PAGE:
A daily El Niño-Southern Oscillation (ENSO) index is developed based on precipitation rate and is used to investigate subseasonal time-scale extratropical circulation anomalies associated with ENSO-like convective heating. The index, referred to as the El Niño precipitation index (ENPI), is anomalously positive when there is El Niño-like convection. Conversely, the ENPI is anomalously negative when there is La Niña-like convection. It is found that when precipitation becomes El Niño-like (La Niña-like) on subseasonal time scales, the 300-hPa geopotential height field over the North Pacific and western North America becomes El Niño-like (La Niña-like) within 5-10 days. The composites show a small association with the MJO. These results are supported by previous modeling studies, which show that the response over the North Pacific and western North America to an equatorial Pacific heating anomaly occurs within about one week. This suggests that the mean seasonal extratropical response to El Niño (La Niña) may in effect simply be the average of the subseasonal response to subseasonally varying El Niño-like (La Niña-like) convective heating. Implications for subseasonal to seasonal forecasting are discussed.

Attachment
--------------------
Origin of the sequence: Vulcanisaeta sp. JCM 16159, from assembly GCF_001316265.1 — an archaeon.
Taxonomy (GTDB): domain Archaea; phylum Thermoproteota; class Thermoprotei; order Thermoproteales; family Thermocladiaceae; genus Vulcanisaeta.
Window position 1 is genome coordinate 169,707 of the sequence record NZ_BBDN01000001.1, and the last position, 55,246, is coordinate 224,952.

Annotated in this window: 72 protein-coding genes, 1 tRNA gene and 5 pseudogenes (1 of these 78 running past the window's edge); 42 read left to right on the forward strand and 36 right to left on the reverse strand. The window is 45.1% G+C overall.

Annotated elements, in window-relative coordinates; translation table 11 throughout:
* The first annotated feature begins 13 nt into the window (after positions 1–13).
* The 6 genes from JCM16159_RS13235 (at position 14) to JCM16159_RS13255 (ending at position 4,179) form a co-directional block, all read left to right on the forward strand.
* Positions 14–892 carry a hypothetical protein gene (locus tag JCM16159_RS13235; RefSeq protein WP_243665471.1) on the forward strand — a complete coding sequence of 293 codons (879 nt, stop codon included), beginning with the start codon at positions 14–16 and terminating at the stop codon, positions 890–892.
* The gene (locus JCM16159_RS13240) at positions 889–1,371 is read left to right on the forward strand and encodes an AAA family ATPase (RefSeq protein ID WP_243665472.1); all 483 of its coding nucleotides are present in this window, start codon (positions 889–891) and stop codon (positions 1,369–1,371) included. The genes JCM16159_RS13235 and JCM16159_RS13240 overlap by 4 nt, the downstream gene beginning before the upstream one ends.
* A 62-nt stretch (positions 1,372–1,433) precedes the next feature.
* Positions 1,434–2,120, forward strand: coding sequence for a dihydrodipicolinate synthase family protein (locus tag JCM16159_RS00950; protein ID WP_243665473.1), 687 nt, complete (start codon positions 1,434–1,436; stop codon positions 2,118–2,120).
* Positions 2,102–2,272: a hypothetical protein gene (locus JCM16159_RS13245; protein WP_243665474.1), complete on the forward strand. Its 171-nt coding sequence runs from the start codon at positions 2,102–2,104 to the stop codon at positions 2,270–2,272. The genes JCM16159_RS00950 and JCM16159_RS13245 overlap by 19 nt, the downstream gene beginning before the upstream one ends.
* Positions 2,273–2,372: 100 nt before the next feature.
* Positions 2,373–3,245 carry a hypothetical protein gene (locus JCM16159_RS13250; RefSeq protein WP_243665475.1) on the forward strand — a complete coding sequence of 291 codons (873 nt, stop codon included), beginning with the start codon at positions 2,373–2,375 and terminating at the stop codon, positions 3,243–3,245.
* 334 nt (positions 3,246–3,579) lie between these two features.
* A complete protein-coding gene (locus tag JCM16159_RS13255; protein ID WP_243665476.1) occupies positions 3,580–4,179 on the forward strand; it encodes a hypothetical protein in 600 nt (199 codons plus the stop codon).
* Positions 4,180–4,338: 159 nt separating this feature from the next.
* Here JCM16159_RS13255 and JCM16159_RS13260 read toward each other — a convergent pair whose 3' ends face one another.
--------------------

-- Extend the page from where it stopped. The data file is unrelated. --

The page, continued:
All Science Journal Classification (ASJC) codes
- Atmospheric Science